Using Stock Photos On Book Covers

Book covers are created using either custom or stock photography. Custom photography is created by a hired photographer to create something unique for your exclusive use. Stock photography, on the other hand, is photos that more than one person can use simultaneously for a wide variety of projects like book covers.

Using stock photos to create a book cover is a relatively easy process for a cover designer, whether that’s you or a professional you’ve hired. The photo is “purchased” from a stock photograph website, which means you have bought a license to use the photo.

Seems simple enough, right? And it can be, provided you read the license and understand what level of use you purchased. Just because you licensed a stock photo doesn’t mean you have the right to use it with your eBook, paperback, or hardcover editions unless you have the appropriate license.

So let’s learn about the various levels of restrictions on the use of stock photography. On most stock photography sites, there are at least two levels of rights – standard and exclusive.

The standard license

In general, a standard license allows unlimited use of an image in digital formats like eBooks and websites. As for print formats like hardcover or paperback, a standard license typically allows for use of the photo in a particular number of print runs. For example, under an iStockPhoto standard license, you may not reproduce the content more than 500,000 times in physical print form.

Often the standard license comes with a number of other restrictions too. For example, under the iStockPhoto standard license, you’ll find restrictions like:

  • No Unlawful Use—like pornographic, defamatory, or other unlawful manners
  • No Use in Trademarks or Logos
  • Sensitive Use Disclaimer Required — disclaimers to be used for photos with models that are used with unflattering or controversial subject matters
  • No False Representation of Authorship – you may not falsely represent that you are the creator of the photo

Not all standard licenses are created equal, so read the license carefully.

The extended license

An extended license gives you additional rights in exchange for an additional fee. In general, the extended license will lift or broaden a number of the restrictions under the standard license. For example, some extended licenses allow you to print unlimited numbers of hardcovers or paperbacks. Extended licenses also provide for the use of the photo on merchandise such as postcards, greeting cards, stationery, stickers, paper products, posters, calendars, mugs, and apparel. All those swag products you’d like to make as a marketing tool to sell your book.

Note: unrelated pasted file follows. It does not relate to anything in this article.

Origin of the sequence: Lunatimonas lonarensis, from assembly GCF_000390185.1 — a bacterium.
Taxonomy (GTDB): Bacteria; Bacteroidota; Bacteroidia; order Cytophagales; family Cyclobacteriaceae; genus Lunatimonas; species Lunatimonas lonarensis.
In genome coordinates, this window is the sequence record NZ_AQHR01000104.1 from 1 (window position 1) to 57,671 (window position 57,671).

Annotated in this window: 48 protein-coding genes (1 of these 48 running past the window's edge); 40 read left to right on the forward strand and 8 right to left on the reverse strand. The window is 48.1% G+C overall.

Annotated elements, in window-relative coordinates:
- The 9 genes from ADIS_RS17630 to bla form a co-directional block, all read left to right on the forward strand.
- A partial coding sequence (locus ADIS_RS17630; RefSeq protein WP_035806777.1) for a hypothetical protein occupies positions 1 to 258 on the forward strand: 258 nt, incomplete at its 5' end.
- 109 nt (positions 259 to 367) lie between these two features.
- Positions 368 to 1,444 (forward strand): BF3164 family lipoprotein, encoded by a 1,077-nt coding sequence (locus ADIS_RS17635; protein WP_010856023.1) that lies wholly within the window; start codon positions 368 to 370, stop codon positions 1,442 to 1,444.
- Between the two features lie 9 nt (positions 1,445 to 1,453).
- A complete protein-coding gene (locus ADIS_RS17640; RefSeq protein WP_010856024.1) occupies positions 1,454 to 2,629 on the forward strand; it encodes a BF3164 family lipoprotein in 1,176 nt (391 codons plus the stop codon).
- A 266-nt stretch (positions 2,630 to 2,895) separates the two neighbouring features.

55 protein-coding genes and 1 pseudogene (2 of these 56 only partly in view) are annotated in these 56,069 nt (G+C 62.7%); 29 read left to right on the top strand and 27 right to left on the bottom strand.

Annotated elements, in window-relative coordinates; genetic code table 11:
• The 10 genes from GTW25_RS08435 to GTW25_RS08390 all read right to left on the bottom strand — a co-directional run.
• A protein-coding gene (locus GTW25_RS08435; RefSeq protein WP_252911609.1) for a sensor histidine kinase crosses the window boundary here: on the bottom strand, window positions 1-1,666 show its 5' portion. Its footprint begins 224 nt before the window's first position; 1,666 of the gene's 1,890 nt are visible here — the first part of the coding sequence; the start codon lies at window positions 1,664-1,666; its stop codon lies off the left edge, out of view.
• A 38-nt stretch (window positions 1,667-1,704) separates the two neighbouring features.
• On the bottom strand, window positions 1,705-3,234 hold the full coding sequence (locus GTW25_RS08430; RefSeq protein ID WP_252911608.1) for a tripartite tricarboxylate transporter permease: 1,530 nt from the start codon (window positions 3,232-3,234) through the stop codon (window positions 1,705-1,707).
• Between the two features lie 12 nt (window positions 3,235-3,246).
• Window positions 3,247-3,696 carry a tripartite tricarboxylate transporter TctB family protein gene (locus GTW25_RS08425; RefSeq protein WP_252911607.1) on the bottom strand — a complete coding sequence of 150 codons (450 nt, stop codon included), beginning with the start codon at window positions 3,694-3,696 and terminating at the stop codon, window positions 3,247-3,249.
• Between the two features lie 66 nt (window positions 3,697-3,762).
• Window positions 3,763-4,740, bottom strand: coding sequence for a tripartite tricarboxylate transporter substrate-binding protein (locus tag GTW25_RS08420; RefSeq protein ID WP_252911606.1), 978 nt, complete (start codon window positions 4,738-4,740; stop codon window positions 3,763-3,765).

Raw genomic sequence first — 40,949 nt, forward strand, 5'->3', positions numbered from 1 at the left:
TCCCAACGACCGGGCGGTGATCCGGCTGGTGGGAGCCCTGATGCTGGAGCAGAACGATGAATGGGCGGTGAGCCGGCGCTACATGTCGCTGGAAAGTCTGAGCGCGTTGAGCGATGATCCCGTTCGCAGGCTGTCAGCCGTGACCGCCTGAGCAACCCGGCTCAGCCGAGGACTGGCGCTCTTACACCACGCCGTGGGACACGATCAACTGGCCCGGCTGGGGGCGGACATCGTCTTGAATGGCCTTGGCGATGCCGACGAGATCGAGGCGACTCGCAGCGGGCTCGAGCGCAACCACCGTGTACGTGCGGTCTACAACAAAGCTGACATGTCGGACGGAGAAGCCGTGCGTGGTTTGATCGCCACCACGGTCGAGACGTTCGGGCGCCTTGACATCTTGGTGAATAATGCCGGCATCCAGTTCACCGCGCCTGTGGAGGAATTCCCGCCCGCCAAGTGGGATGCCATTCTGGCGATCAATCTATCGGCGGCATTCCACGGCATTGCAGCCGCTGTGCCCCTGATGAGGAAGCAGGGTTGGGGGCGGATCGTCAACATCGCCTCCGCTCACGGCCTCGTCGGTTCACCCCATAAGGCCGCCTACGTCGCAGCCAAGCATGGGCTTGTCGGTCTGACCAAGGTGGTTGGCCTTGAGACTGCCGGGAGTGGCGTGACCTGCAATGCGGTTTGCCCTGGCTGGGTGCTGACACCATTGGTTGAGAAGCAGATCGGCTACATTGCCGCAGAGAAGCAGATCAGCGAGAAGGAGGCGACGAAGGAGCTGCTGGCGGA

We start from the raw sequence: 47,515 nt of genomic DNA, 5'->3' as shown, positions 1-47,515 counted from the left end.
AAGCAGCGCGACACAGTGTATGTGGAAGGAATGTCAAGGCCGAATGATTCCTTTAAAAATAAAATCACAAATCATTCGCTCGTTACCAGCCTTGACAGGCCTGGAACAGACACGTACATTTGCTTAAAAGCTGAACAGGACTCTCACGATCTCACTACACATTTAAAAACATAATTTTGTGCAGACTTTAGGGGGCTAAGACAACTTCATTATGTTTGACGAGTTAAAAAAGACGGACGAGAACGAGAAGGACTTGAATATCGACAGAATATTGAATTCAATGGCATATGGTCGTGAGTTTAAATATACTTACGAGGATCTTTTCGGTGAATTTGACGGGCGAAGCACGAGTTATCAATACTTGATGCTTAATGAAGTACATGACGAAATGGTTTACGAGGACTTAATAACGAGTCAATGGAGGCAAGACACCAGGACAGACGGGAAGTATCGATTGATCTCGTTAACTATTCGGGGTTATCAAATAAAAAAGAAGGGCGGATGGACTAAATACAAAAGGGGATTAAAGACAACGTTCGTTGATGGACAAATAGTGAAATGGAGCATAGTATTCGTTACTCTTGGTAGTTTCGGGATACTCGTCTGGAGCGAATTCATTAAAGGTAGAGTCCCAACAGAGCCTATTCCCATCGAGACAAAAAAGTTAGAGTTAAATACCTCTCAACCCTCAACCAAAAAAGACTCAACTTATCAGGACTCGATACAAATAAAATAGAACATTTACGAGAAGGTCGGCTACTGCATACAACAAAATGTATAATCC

Other rights

In addition to the standard and exclusive license, here are a few other rights you should understand.

  1. Editorial use only
    • Some stock photos come with licenses for editorial use only. This means you may not use any photos marked “editorial use only” for any commercial purposes, like promotions, advertisements, endorsements, and merchandising. Usually, these photos are for use in connection with events that are newsworthy or of general interest (like a blog, textbook, newspaper, or magazine article).
  2. Right to alter
    • Stock photos are often used by cover designers and then altered to fit the book design. Designers will tweak the image, add new graphics, and other visual effects. The right to alter a stock photo is sometimes in the extended license or sometimes you’ll find it separate (and for an additional cost). If the stock photo is going to be changed, you’ll need to secure the right to alter before creating the cover art. I would venture to say, all photos used for book cover art will be altered to add at least a title and an author’s name.
  3. Who can use the licensed content
    • This provision deals with the transferability of the licensed rights. Usually, the rights granted under a stock photo license are non-transferable and non-sublicensable, which means no one but you can use the photo unless exceptions are listed. Some exceptions might include the purchase of the photo on behalf of an employer or client. If so, the employer or client can use the photo. Or the use by subcontractors, like your printer or distributor.


If you don’t know where to find stock photography, see my earlier article: How To Use Copyright Protected Images (and not violate copyright laws).

One side note, which my earlier article discusses, some images, the ones with an identifiable human, need a model release. A model release is a form signed by the identifiable person, allowing their image to be used for commercial or non-commercial purposes. When you find a stock photo you want to use and it has a model, look for assurances in your license that a model release is on file. Then read it to make sure their image can be used for commercial purposes. If not, you’ll need the consent of the person in the image if you want to avoid legal hassles.



Photo credit: .hd. | Visual Hunt | CC BY-NC-SA

Legal disclaimer: The information in this article is for educational purposes only. It does not constitute legal advice or establish an attorney-client relationship. Consult a qualified lawyer in your jurisdiction for all legal opinions for your specific situation.


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